The projector has been the centerpiece of interactive classrooms since the 1800s.
Educators have been using projectors to integrate technology into classrooms since the late 1800s, and today’s projectors maintain the same basic purpose: transmitting images onto a surface. But that’s where the similarities between projectors from then and now end.
Projectors have evolved significantly in weight, technology and dimension since they were first introduced into classrooms.
Here are five projectors that have helped students view learning in a whole new light:
Late 1800s: The Magic Lantern
Photo: Toy Theatre
A Brief History: Magic lanterns projected images printed on glass slides. Oil lamps and candles served as light sources for the magic lantern, according to the Magic Lantern Society. Magicians, photographers and lecturers were among the first to embrace the device, which became so popular as a form of entertainment that catalogs, such as that from Sears, Roebuck & Company, sold toy magic lanterns for children.
Interesting Fact: Chicago’s public-school system had a collection of approximately 8,000 lantern slides by the end of World War I, according to The New York Times.
1925: The Filmstrip Projector
Photo: American Planning Association
A Brief History: Filmstrips were used to show educational films in classrooms, serving as a predecessor of videocassettes, DVDs and Blu-ray technology. Filmstrip projectors allowed teachers to pause presentations for class discussions by turning a knob, and the projectors were widely used in classrooms until VCRs replaced them in the 1980s.
Interesting Fact: Thomas Edison predicted motion pictures would replace books in public schools:
“Books,” declared the inventor with decision, “will soon be obsolete in the public schools. Scholars will be instructed through the eye. It is possible to teach every branch of human knowledge with the motion picture. Our school system will be completely changed inside of ten years. ”
1960s: The Overhead Projector
Photo: North Carolina State University
A Brief History: Roger Appeldorn created a machine that projected the image of writing on clear film in the early 1960s, while working at 3M, according to the company’s recount of theinvention of the overhead projector. Appeldorn specifically reached out to businesses and teachers to push the product. His marketing efforts worked: 3M became a major manufacturer of overhead projectors, and it wasn’t long before the presentation devices became a mainstay in classrooms across the country through the 1970s, ’80s and ’90s.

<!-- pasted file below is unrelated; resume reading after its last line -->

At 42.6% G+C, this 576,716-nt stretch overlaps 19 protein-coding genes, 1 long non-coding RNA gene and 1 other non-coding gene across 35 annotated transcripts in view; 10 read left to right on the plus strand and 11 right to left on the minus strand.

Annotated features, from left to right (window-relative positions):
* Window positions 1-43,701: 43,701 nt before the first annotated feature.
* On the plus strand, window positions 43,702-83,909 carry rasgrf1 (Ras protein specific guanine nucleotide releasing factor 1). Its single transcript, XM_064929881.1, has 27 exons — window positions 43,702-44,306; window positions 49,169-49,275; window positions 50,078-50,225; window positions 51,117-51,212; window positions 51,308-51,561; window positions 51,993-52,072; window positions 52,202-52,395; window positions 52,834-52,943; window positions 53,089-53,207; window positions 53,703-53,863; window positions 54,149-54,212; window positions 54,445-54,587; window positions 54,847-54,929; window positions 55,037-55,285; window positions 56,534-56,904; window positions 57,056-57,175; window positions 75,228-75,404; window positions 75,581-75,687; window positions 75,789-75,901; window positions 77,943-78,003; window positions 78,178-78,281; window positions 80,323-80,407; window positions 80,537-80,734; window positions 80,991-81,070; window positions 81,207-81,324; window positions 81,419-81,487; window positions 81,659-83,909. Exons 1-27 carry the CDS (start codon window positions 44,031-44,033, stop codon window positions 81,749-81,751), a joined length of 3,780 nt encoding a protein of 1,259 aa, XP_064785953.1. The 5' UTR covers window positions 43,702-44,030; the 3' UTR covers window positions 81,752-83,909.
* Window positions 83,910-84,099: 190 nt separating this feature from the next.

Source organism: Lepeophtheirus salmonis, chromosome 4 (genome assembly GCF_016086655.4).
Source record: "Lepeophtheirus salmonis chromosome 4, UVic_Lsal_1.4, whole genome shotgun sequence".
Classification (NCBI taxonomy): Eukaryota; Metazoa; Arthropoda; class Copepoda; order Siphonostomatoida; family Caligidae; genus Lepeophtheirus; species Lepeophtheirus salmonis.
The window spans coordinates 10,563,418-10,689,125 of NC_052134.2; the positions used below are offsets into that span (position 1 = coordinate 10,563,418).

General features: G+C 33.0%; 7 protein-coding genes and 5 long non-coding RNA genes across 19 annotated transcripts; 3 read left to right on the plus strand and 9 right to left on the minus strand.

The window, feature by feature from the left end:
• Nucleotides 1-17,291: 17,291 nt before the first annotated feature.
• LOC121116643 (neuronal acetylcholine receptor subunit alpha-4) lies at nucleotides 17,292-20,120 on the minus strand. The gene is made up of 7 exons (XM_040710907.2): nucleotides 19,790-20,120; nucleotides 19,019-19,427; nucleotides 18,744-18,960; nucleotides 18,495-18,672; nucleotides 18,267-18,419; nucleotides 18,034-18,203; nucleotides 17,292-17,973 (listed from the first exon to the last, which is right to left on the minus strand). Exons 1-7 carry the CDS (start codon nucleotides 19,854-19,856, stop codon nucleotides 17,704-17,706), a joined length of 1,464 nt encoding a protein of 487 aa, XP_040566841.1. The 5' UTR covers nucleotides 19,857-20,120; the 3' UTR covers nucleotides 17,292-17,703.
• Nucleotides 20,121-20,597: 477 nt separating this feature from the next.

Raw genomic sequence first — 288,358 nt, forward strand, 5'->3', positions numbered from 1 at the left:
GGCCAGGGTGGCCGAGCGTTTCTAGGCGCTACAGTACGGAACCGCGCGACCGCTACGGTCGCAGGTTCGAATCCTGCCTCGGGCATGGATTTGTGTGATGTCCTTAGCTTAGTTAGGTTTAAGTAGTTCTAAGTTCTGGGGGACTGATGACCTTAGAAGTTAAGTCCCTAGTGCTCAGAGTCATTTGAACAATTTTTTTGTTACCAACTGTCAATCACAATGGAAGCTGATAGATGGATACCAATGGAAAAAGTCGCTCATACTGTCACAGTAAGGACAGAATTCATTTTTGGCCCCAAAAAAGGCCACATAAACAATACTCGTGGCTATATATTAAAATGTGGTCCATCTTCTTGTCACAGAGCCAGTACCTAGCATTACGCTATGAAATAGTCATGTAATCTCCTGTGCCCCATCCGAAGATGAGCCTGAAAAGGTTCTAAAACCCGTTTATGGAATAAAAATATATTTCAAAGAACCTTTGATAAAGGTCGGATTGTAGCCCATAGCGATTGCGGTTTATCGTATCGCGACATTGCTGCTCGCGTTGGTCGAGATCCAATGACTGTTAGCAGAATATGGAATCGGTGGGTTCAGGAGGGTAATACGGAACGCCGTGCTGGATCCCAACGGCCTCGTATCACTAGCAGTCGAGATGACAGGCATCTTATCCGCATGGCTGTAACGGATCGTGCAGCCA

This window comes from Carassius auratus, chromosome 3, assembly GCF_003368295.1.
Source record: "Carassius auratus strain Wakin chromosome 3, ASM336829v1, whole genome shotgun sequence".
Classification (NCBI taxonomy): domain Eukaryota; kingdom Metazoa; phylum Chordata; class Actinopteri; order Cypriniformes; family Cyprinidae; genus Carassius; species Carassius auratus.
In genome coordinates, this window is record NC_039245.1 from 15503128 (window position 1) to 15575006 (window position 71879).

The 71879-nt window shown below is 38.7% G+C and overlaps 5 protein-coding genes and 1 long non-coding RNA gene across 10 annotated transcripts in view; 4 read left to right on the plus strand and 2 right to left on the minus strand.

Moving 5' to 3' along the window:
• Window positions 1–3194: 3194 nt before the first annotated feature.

While overhead projectors haven’t completely disappeared, they’ve been marginalized in part by document cameras, which offer the same presentation functionality, with impressive additional features such as zoom and high-definition imagery.
Interesting Fact: The U.S. Army used a version of the overhead projector for training purposes during World War II, according to the National Museum of American History.
1980s: The Data Projector
Photo: Computer Desktop Encyclopedia
A Brief History: A data projector takes signals from a video source, such as a computer or television, and projects an image on a projection screen. Early data projectors used a single cathode ray tube (CRT) to project a monochrome image, according to PC Magazine. CRT projection systems have since given way to lighter and more convenient projection technologies, such as liquid crystal display panels (LCD) and digital light processing (DLP).
Interesting Fact: The first data projectors weighed more than 40 pounds, according to PC Magazine.
2010: The 3D Projector
Photo: Texas Instruments
A Brief History: Implementing 3D technology in schools became more affordable in 2010, when manufacturers included DLP chips in their projectors.
In 2011, the Boulder Valley School District in Colorado piloted 3D projectors to impressive results. Projectors marked “3D Ready” are able to produce two virtually simultaneous images. Then, with the use of active or passive glasses, images are streamed to the wearer’s eyes, according to Projector Reviews. Active 3D glasses feature electronic shutters that flicker to ensure the right picture goes into the correct eye. Passive 3D glasses show the two images superimposed on each other before the polarized lenses filter the images to each eye.
Interesting Fact: According to Texas Instruments, research shows that there’s a 46 percent increase in student engagement and a 34 percent increase in test scores in schools that use DLP 3D Ready projection.
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